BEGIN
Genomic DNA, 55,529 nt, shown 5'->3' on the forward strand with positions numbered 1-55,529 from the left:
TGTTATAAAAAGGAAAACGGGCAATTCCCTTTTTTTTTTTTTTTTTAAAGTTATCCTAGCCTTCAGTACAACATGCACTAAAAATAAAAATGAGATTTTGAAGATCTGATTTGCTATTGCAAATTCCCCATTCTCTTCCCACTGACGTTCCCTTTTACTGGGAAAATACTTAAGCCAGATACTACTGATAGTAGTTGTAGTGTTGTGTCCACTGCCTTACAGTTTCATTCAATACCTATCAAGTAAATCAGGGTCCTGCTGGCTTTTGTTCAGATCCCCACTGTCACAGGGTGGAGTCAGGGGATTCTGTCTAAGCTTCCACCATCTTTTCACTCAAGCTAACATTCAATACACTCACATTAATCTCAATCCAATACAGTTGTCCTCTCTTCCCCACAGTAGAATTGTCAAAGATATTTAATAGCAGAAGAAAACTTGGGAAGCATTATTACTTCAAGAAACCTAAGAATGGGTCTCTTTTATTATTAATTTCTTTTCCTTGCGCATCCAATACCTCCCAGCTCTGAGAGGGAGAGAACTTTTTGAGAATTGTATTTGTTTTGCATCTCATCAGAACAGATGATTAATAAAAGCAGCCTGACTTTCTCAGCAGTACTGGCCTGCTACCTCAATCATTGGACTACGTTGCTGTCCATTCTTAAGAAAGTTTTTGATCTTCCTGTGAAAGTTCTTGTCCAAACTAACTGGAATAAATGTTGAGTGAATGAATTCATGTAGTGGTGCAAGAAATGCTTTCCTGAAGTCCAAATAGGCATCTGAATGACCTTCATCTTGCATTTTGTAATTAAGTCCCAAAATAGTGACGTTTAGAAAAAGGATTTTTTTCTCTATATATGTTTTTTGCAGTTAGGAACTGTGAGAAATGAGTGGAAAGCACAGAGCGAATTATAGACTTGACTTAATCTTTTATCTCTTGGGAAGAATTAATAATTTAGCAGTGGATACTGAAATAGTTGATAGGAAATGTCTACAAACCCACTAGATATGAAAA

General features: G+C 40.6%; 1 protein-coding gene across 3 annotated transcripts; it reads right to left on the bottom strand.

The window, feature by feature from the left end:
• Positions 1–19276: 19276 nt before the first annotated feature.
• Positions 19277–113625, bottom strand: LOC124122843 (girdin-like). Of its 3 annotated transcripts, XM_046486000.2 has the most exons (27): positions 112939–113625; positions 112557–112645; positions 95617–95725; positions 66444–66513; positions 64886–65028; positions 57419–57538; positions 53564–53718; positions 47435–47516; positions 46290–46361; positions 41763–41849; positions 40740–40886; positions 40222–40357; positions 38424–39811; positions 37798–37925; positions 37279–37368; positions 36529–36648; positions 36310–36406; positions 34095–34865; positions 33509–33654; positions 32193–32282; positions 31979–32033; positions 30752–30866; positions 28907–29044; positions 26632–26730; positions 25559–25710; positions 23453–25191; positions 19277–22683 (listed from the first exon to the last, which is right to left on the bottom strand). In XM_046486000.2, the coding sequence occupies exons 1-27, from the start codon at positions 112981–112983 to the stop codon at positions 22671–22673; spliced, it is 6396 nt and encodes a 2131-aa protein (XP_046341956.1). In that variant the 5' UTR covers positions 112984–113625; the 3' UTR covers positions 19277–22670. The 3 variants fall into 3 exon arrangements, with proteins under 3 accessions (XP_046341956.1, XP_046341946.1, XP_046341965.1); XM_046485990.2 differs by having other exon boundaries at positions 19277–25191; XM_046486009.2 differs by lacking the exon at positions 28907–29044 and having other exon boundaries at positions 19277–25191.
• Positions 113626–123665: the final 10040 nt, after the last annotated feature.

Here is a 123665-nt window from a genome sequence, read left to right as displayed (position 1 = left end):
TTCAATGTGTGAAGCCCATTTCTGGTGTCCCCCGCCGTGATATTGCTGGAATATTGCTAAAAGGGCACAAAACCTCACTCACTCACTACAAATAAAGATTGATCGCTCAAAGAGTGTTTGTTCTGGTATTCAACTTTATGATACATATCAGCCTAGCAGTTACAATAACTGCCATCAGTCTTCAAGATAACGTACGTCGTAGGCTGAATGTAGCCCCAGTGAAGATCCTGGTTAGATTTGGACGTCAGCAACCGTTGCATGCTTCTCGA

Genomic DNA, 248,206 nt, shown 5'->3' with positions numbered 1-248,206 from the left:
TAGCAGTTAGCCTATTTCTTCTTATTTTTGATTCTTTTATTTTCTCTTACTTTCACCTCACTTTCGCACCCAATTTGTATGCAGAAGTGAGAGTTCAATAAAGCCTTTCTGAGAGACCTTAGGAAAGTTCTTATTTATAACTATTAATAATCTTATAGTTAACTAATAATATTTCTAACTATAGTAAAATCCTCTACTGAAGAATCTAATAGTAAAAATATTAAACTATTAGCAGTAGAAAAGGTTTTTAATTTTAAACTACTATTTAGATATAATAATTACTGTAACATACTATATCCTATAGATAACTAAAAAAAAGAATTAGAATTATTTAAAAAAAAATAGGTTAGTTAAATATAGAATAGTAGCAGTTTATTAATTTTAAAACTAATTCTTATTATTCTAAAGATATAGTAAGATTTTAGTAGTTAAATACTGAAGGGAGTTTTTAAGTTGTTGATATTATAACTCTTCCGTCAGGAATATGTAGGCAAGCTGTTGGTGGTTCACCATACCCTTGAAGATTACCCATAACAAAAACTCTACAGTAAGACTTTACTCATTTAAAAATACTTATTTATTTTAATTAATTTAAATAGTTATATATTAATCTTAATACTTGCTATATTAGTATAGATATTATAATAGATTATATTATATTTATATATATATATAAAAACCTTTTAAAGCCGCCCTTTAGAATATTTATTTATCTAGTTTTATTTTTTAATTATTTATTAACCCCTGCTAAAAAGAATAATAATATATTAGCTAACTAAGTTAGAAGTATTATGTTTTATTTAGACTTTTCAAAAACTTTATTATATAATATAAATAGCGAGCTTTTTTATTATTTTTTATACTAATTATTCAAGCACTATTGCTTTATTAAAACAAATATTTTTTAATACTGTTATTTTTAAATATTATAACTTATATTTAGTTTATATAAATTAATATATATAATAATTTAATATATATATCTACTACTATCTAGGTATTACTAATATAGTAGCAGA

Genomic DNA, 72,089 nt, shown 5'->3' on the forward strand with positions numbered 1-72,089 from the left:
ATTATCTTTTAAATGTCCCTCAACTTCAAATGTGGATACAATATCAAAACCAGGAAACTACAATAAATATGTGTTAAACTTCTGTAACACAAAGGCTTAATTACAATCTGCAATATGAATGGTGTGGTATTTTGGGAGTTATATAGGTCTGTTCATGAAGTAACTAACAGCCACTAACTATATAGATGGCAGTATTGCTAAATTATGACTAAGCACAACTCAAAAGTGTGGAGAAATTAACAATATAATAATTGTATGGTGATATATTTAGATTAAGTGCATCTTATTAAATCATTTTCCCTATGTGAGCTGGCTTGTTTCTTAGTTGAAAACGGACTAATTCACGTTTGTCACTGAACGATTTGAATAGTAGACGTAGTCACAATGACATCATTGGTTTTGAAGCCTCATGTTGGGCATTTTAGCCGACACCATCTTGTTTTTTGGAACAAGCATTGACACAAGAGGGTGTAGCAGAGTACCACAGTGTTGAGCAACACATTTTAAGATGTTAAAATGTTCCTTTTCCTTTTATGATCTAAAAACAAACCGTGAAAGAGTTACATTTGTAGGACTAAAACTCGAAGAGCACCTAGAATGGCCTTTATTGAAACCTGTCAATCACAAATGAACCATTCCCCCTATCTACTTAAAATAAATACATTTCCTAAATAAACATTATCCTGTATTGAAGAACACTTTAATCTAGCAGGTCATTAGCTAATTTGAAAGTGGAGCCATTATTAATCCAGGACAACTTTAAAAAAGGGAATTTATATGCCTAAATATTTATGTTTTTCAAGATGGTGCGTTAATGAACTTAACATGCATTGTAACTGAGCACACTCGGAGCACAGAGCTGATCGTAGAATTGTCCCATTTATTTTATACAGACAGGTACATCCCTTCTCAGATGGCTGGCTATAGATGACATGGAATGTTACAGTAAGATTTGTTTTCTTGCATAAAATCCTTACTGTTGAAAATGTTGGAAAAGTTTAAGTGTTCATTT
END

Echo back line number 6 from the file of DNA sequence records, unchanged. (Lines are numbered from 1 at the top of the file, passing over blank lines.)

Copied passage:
• Positions 19277–113625, bottom strand: LOC124122843 (girdin-like). Of its 3 annotated transcripts, XM_046486000.2 has the most exons (27): positions 112939–113625; positions 112557–112645; positions 95617–95725; positions 66444–66513; positions 64886–65028; positions 57419–57538; positions 53564–53718; positions 47435–47516; positions 46290–46361; positions 41763–41849; positions 40740–40886; positions 40222–40357; positions 38424–39811; positions 37798–37925; positions 37279–37368; positions 36529–36648; positions 36310–36406; positions 34095–34865; positions 33509–33654; positions 32193–32282; positions 31979–32033; positions 30752–30866; positions 28907–29044; positions 26632–26730; positions 25559–25710; positions 23453–25191; positions 19277–22683 (listed from the first exon to the last, which is right to left on the bottom strand). In XM_046486000.2, the coding sequence occupies exons 1-27, from the start codon at positions 112981–112983 to the stop codon at positions 22671–22673; spliced, it is 6396 nt and encodes a 2131-aa protein (XP_046341956.1). In that variant the 5' UTR covers positions 112984–113625; the 3' UTR covers positions 19277–22670. The 3 variants fall into 3 exon arrangements, with proteins under 3 accessions (XP_046341956.1, XP_046341946.1, XP_046341965.1); XM_046485990.2 differs by having other exon boundaries at positions 19277–25191; XM_046486009.2 differs by lacking the exon at positions 28907–29044 and having other exon boundaries at positions 19277–25191.